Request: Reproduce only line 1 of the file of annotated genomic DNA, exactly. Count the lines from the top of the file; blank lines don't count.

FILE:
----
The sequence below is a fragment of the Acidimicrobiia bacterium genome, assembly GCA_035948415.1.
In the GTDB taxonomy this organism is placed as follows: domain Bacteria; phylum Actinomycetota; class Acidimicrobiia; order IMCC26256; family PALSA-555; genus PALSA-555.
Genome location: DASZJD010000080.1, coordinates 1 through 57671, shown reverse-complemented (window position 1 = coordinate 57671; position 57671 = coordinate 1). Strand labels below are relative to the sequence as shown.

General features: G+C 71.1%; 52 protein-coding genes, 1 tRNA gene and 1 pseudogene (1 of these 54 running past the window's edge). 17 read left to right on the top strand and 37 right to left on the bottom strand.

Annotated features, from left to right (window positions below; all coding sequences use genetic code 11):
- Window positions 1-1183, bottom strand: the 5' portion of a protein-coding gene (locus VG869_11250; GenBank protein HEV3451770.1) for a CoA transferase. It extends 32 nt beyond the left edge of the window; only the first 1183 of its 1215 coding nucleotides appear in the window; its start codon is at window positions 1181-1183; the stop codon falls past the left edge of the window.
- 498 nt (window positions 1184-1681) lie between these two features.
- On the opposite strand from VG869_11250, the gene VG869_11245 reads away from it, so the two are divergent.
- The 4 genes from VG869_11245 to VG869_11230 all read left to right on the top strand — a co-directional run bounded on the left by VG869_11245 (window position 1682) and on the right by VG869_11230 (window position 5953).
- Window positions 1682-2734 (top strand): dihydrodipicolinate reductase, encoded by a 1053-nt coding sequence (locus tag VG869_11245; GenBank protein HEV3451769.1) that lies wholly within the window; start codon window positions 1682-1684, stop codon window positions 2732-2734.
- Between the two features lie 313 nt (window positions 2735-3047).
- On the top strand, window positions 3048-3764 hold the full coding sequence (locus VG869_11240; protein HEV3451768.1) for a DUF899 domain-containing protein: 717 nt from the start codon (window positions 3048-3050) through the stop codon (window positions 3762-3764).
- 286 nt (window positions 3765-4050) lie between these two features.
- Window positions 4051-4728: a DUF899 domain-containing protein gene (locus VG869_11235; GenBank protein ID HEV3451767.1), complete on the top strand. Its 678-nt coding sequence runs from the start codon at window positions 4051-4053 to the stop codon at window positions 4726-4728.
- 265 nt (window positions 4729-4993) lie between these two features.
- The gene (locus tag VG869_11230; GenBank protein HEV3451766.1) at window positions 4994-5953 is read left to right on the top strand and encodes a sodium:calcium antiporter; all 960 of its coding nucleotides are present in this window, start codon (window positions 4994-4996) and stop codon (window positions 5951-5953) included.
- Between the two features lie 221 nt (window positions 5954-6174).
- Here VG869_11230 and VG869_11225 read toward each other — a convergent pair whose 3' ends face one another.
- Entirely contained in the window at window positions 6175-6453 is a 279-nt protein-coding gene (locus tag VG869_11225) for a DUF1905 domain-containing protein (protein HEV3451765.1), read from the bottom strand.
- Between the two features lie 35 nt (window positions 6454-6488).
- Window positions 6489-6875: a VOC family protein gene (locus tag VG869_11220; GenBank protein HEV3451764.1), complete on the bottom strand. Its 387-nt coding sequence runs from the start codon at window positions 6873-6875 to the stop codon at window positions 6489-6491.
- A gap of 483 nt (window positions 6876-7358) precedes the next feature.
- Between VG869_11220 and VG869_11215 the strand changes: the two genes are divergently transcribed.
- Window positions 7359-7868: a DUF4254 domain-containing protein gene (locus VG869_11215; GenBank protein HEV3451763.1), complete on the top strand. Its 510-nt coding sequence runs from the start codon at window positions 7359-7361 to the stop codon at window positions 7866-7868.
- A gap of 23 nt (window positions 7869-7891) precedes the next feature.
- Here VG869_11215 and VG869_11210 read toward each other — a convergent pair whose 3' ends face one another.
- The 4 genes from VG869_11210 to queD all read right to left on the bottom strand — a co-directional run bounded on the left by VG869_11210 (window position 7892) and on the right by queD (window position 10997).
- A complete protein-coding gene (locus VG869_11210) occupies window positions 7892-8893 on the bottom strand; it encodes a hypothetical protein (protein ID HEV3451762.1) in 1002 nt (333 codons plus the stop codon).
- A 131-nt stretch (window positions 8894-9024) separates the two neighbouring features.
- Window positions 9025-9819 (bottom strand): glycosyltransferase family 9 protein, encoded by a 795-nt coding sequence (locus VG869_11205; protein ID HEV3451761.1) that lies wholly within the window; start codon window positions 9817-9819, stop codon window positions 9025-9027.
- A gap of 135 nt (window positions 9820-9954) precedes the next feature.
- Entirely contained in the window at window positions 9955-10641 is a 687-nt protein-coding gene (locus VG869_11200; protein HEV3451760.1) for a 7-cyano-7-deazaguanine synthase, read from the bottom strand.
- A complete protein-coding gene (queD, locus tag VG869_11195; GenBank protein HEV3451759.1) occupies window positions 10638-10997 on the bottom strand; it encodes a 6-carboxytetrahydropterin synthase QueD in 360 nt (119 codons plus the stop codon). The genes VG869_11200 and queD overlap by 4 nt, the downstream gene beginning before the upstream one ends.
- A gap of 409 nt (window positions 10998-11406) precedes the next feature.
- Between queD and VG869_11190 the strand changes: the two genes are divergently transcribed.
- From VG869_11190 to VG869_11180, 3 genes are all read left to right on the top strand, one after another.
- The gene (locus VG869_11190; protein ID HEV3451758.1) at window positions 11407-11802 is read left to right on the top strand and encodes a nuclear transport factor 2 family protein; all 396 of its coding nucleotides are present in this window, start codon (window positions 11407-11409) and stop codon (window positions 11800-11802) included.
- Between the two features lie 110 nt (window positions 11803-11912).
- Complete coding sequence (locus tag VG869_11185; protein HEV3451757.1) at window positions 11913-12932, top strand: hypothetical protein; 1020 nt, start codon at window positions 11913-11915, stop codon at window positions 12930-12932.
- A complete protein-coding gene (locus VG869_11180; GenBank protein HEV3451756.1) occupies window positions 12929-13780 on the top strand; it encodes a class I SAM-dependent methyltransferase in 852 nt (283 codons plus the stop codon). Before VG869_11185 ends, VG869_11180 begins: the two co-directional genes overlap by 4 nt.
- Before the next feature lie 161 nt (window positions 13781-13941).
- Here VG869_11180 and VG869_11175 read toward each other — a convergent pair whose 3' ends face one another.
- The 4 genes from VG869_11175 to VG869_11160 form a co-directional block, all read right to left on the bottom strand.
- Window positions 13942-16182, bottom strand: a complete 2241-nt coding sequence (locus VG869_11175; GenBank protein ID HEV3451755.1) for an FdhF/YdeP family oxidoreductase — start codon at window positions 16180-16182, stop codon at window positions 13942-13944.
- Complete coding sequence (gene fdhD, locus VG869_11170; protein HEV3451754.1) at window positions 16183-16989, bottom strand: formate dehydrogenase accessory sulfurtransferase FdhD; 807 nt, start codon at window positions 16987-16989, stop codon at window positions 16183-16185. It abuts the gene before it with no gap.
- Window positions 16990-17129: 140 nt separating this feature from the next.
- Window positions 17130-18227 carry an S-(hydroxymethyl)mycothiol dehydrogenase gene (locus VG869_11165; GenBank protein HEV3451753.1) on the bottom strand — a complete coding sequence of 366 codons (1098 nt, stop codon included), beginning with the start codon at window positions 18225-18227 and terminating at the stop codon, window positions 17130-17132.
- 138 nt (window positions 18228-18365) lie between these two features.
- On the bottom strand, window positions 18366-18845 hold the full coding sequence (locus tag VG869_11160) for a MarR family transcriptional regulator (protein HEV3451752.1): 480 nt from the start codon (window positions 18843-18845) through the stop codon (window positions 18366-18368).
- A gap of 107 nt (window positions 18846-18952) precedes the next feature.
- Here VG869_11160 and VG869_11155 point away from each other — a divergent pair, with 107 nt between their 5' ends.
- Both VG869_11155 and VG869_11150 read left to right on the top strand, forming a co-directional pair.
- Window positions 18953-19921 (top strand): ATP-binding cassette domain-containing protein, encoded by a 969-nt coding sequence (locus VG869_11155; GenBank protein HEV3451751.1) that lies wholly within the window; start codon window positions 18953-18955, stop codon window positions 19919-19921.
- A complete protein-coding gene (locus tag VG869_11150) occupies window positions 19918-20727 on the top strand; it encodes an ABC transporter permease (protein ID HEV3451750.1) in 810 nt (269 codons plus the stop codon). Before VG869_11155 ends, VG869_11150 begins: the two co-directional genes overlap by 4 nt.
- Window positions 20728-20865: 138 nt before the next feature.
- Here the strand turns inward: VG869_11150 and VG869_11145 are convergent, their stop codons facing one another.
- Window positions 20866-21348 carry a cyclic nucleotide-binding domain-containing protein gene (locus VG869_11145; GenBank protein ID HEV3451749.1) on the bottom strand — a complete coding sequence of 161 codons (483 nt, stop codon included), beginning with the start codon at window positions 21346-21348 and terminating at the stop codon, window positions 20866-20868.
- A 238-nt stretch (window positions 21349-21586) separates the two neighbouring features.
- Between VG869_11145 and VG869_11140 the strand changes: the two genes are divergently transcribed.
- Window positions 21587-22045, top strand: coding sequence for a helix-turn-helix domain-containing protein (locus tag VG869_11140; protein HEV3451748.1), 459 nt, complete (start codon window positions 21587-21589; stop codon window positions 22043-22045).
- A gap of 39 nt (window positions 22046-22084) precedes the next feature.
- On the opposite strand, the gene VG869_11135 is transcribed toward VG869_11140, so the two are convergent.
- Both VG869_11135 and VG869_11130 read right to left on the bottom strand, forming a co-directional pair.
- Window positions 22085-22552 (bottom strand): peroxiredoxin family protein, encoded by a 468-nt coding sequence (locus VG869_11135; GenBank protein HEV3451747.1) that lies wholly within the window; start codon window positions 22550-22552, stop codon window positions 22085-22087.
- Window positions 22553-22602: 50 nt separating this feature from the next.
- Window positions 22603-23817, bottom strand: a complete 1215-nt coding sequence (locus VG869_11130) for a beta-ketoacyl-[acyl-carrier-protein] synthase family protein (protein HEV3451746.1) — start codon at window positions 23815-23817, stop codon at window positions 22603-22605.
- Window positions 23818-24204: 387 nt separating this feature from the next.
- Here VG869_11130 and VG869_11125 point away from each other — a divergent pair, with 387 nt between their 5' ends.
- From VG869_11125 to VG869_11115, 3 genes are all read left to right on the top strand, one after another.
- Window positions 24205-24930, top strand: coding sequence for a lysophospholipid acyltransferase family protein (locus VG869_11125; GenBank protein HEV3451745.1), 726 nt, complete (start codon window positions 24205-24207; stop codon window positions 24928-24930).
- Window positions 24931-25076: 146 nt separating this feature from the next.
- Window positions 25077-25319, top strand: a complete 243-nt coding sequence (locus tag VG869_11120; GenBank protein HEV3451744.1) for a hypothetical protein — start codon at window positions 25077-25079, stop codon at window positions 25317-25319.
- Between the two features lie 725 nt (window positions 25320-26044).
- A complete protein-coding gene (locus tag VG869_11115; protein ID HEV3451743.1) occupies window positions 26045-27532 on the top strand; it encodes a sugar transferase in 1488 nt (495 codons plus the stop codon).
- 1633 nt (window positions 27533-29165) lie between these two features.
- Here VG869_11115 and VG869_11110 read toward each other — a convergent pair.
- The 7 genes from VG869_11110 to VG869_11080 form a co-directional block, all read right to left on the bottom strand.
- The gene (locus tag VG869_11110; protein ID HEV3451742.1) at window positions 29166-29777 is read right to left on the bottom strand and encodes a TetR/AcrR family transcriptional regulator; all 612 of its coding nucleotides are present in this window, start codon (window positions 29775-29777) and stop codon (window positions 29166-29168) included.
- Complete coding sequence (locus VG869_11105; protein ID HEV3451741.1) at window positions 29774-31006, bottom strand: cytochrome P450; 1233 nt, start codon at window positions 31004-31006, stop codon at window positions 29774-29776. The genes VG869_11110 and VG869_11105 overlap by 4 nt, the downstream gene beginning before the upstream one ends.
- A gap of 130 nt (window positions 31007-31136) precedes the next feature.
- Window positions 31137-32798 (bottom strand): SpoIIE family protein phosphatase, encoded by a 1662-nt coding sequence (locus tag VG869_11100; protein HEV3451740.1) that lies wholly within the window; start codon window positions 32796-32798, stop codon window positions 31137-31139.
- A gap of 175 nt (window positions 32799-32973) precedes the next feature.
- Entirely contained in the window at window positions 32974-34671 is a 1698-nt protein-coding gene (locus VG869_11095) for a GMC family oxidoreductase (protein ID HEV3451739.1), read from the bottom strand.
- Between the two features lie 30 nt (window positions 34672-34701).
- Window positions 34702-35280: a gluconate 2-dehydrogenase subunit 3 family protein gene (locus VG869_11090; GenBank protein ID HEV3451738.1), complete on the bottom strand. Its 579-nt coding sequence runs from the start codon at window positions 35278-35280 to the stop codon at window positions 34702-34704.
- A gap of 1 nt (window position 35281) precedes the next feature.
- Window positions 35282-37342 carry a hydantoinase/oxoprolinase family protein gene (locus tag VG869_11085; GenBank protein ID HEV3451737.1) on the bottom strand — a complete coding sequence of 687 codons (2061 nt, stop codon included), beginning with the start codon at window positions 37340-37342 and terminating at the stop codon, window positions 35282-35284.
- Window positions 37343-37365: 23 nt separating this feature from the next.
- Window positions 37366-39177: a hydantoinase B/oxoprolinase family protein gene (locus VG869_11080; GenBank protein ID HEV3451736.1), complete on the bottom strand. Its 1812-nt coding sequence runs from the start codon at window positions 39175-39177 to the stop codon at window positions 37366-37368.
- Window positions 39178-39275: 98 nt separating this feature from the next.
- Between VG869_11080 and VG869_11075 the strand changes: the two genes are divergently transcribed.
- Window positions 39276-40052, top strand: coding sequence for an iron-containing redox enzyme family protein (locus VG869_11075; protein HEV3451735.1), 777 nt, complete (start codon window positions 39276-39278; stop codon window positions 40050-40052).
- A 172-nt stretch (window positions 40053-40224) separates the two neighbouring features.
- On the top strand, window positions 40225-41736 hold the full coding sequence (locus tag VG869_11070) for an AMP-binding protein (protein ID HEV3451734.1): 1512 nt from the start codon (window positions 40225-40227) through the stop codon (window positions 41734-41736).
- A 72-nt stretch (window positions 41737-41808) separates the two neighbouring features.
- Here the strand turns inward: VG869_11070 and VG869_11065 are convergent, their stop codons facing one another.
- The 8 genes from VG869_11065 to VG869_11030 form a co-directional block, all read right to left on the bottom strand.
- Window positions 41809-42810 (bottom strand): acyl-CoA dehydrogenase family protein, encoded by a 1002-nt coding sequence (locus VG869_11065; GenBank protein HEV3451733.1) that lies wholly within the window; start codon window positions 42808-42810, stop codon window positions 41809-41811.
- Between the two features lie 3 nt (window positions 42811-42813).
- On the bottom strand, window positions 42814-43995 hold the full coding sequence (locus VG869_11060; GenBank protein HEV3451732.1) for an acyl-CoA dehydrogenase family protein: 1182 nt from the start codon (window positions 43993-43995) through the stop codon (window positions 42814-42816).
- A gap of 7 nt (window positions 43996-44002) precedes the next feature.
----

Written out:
The sequence below is a fragment of the Acidimicrobiia bacterium genome, assembly GCA_035948415.1.